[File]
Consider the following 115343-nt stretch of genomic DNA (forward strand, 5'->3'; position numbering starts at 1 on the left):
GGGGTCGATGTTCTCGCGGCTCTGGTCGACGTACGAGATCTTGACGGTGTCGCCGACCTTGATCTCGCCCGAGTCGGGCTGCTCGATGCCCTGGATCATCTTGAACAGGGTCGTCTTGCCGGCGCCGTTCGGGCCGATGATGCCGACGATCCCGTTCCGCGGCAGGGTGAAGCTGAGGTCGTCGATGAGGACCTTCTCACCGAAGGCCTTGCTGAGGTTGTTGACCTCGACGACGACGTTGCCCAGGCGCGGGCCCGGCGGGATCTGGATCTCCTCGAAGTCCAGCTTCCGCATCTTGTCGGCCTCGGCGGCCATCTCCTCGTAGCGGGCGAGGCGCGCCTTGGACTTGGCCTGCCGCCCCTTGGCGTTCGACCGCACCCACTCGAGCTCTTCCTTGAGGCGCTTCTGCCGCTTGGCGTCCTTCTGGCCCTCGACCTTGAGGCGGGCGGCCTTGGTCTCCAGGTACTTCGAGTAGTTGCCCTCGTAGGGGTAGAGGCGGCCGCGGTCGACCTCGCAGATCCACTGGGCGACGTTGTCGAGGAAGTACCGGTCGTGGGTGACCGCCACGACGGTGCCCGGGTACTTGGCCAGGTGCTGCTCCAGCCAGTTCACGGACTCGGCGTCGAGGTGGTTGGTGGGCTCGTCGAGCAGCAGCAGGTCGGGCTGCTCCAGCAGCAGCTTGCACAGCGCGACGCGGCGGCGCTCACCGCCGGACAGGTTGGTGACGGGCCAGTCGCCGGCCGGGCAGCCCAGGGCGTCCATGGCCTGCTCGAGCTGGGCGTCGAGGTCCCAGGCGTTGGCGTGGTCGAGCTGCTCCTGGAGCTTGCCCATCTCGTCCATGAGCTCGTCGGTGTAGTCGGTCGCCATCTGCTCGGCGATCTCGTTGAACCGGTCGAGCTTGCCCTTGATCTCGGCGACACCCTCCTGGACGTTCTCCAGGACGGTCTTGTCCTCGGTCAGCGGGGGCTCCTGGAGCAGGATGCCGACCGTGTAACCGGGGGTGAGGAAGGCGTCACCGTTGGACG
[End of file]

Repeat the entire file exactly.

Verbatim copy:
Consider the following 115343-nt stretch of genomic DNA (forward strand, 5'->3'; position numbering starts at 1 on the left):
GGGGTCGATGTTCTCGCGGCTCTGGTCGACGTACGAGATCTTGACGGTGTCGCCGACCTTGATCTCGCCCGAGTCGGGCTGCTCGATGCCCTGGATCATCTTGAACAGGGTCGTCTTGCCGGCGCCGTTCGGGCCGATGATGCCGACGATCCCGTTCCGCGGCAGGGTGAAGCTGAGGTCGTCGATGAGGACCTTCTCACCGAAGGCCTTGCTGAGGTTGTTGACCTCGACGACGACGTTGCCCAGGCGCGGGCCCGGCGGGATCTGGATCTCCTCGAAGTCCAGCTTCCGCATCTTGTCGGCCTCGGCGGCCATCTCCTCGTAGCGGGCGAGGCGCGCCTTGGACTTGGCCTGCCGCCCCTTGGCGTTCGACCGCACCCACTCGAGCTCTTCCTTGAGGCGCTTCTGCCGCTTGGCGTCCTTCTGGCCCTCGACCTTGAGGCGGGCGGCCTTGGTCTCCAGGTACTTCGAGTAGTTGCCCTCGTAGGGGTAGAGGCGGCCGCGGTCGACCTCGCAGATCCACTGGGCGACGTTGTCGAGGAAGTACCGGTCGTGGGTGACCGCCACGACGGTGCCCGGGTACTTGGCCAGGTGCTGCTCCAGCCAGTTCACGGACTCGGCGTCGAGGTGGTTGGTGGGCTCGTCGAGCAGCAGCAGGTCGGGCTGCTCCAGCAGCAGCTTGCACAGCGCGACGCGGCGGCGCTCACCGCCGGACAGGTTGGTGACGGGCCAGTCGCCGGCCGGGCAGCCCAGGGCGTCCATGGCCTGCTCGAGCTGGGCGTCGAGGTCCCAGGCGTTGGCGTGGTCGAGCTGCTCCTGGAGCTTGCCCATCTCGTCCATGAGCTCGTCGGTGTAGTCGGTCGCCATCTGCTCGGCGATCTCGTTGAACCGGTCGAGCTTGCCCTTGATCTCGGCGACACCCTCCTGGACGTTCTCCAGGACGGTCTTGTCCTCGGTCAGCGGGGGCTCCTGGAGCAGGATGCCGACCGTGTAACCGGGGGTGAGGAAGGCGTCACCGTTGGACG